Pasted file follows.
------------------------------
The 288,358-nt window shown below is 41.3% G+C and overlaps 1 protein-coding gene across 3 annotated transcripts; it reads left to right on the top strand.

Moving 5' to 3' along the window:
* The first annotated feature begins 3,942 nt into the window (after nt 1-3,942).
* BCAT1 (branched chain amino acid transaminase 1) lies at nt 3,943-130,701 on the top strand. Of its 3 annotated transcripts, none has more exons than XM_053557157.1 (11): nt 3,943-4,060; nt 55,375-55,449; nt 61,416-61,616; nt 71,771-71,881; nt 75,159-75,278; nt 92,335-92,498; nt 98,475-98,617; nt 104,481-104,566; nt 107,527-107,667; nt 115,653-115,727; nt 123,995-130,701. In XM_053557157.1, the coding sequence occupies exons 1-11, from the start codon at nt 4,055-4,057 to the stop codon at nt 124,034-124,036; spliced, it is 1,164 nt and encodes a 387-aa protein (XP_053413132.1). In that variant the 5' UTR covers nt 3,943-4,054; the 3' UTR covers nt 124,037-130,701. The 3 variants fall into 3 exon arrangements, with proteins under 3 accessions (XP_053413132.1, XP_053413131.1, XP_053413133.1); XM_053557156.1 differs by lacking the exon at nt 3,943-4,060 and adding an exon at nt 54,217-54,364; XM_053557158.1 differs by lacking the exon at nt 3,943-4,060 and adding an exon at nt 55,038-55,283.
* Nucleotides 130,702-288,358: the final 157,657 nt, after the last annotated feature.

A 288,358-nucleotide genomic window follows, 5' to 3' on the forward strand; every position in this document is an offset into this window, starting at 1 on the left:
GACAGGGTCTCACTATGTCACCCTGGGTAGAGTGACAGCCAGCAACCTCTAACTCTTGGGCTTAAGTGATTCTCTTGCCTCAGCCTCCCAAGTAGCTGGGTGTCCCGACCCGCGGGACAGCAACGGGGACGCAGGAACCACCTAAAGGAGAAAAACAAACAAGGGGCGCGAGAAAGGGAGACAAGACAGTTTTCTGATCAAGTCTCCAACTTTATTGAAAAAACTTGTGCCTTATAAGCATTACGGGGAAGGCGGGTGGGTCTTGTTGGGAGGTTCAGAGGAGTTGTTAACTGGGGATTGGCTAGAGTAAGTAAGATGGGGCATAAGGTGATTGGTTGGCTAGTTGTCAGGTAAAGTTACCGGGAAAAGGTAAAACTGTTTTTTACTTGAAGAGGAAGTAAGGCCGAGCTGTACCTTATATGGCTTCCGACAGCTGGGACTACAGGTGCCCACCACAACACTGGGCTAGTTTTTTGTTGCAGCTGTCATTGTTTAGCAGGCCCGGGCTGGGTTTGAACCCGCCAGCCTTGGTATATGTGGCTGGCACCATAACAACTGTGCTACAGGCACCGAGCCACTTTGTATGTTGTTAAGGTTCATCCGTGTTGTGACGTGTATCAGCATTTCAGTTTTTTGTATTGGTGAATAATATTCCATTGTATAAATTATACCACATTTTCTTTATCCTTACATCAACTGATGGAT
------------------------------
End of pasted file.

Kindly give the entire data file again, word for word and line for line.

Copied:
The 288,358-nt window shown below is 41.3% G+C and overlaps 1 protein-coding gene across 3 annotated transcripts; it reads left to right on the top strand.

Moving 5' to 3' along the window:
* The first annotated feature begins 3,942 nt into the window (after nt 1-3,942).
* BCAT1 (branched chain amino acid transaminase 1) lies at nt 3,943-130,701 on the top strand. Of its 3 annotated transcripts, none has more exons than XM_053557157.1 (11): nt 3,943-4,060; nt 55,375-55,449; nt 61,416-61,616; nt 71,771-71,881; nt 75,159-75,278; nt 92,335-92,498; nt 98,475-98,617; nt 104,481-104,566; nt 107,527-107,667; nt 115,653-115,727; nt 123,995-130,701. In XM_053557157.1, the coding sequence occupies exons 1-11, from the start codon at nt 4,055-4,057 to the stop codon at nt 124,034-124,036; spliced, it is 1,164 nt and encodes a 387-aa protein (XP_053413132.1). In that variant the 5' UTR covers nt 3,943-4,054; the 3' UTR covers nt 124,037-130,701. The 3 variants fall into 3 exon arrangements, with proteins under 3 accessions (XP_053413132.1, XP_053413131.1, XP_053413133.1); XM_053557156.1 differs by lacking the exon at nt 3,943-4,060 and adding an exon at nt 54,217-54,364; XM_053557158.1 differs by lacking the exon at nt 3,943-4,060 and adding an exon at nt 55,038-55,283.
* Nucleotides 130,702-288,358: the final 157,657 nt, after the last annotated feature.

A 288,358-nucleotide genomic window follows, 5' to 3' on the forward strand; every position in this document is an offset into this window, starting at 1 on the left:
GACAGGGTCTCACTATGTCACCCTGGGTAGAGTGACAGCCAGCAACCTCTAACTCTTGGGCTTAAGTGATTCTCTTGCCTCAGCCTCCCAAGTAGCTGGGTGTCCCGACCCGCGGGACAGCAACGGGGACGCAGGAACCACCTAAAGGAGAAAAACAAACAAGGGGCGCGAGAAAGGGAGACAAGACAGTTTTCTGATCAAGTCTCCAACTTTATTGAAAAAACTTGTGCCTTATAAGCATTACGGGGAAGGCGGGTGGGTCTTGTTGGGAGGTTCAGAGGAGTTGTTAACTGGGGATTGGCTAGAGTAAGTAAGATGGGGCATAAGGTGATTGGTTGGCTAGTTGTCAGGTAAAGTTACCGGGAAAAGGTAAAACTGTTTTTTACTTGAAGAGGAAGTAAGGCCGAGCTGTACCTTATATGGCTTCCGACAGCTGGGACTACAGGTGCCCACCACAACACTGGGCTAGTTTTTTGTTGCAGCTGTCATTGTTTAGCAGGCCCGGGCTGGGTTTGAACCCGCCAGCCTTGGTATATGTGGCTGGCACCATAACAACTGTGCTACAGGCACCGAGCCACTTTGTATGTTGTTAAGGTTCATCCGTGTTGTGACGTGTATCAGCATTTCAGTTTTTTGTATTGGTGAATAATATTCCATTGTATAAATTATACCACATTTTCTTTATCCTTACATCAACTGATGGAT